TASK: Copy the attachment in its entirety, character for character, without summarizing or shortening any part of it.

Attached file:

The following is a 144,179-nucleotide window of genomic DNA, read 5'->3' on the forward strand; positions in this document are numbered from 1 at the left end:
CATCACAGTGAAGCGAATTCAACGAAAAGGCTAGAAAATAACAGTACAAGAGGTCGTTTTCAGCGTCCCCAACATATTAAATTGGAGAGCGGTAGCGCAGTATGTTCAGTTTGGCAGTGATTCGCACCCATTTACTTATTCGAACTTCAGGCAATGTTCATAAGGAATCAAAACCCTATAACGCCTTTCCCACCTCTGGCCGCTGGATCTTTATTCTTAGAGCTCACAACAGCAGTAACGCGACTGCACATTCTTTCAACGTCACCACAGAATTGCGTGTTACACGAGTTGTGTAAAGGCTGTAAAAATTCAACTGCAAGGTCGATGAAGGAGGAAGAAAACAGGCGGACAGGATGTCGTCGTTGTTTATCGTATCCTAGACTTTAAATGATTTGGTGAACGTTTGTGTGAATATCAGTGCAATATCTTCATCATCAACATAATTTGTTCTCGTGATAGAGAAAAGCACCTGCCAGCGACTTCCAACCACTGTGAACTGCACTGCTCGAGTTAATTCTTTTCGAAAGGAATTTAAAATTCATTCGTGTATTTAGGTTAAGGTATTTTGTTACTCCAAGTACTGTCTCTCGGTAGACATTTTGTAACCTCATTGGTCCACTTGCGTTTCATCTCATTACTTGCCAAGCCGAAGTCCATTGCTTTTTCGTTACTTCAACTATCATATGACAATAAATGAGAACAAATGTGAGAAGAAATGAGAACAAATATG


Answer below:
The following is a 144,179-nucleotide window of genomic DNA, read 5'->3' on the forward strand; positions in this document are numbered from 1 at the left end:
CATCACAGTGAAGCGAATTCAACGAAAAGGCTAGAAAATAACAGTACAAGAGGTCGTTTTCAGCGTCCCCAACATATTAAATTGGAGAGCGGTAGCGCAGTATGTTCAGTTTGGCAGTGATTCGCACCCATTTACTTATTCGAACTTCAGGCAATGTTCATAAGGAATCAAAACCCTATAACGCCTTTCCCACCTCTGGCCGCTGGATCTTTATTCTTAGAGCTCACAACAGCAGTAACGCGACTGCACATTCTTTCAACGTCACCACAGAATTGCGTGTTACACGAGTTGTGTAAAGGCTGTAAAAATTCAACTGCAAGGTCGATGAAGGAGGAAGAAAACAGGCGGACAGGATGTCGTCGTTGTTTATCGTATCCTAGACTTTAAATGATTTGGTGAACGTTTGTGTGAATATCAGTGCAATATCTTCATCATCAACATAATTTGTTCTCGTGATAGAGAAAAGCACCTGCCAGCGACTTCCAACCACTGTGAACTGCACTGCTCGAGTTAATTCTTTTCGAAAGGAATTTAAAATTCATTCGTGTATTTAGGTTAAGGTATTTTGTTACTCCAAGTACTGTCTCTCGGTAGACATTTTGTAACCTCATTGGTCCACTTGCGTTTCATCTCATTACTTGCCAAGCCGAAGTCCATTGCTTTTTCGTTACTTCAACTATCATATGACAATAAATGAGAACAAATGTGAGAAGAAATGAGAACAAATATG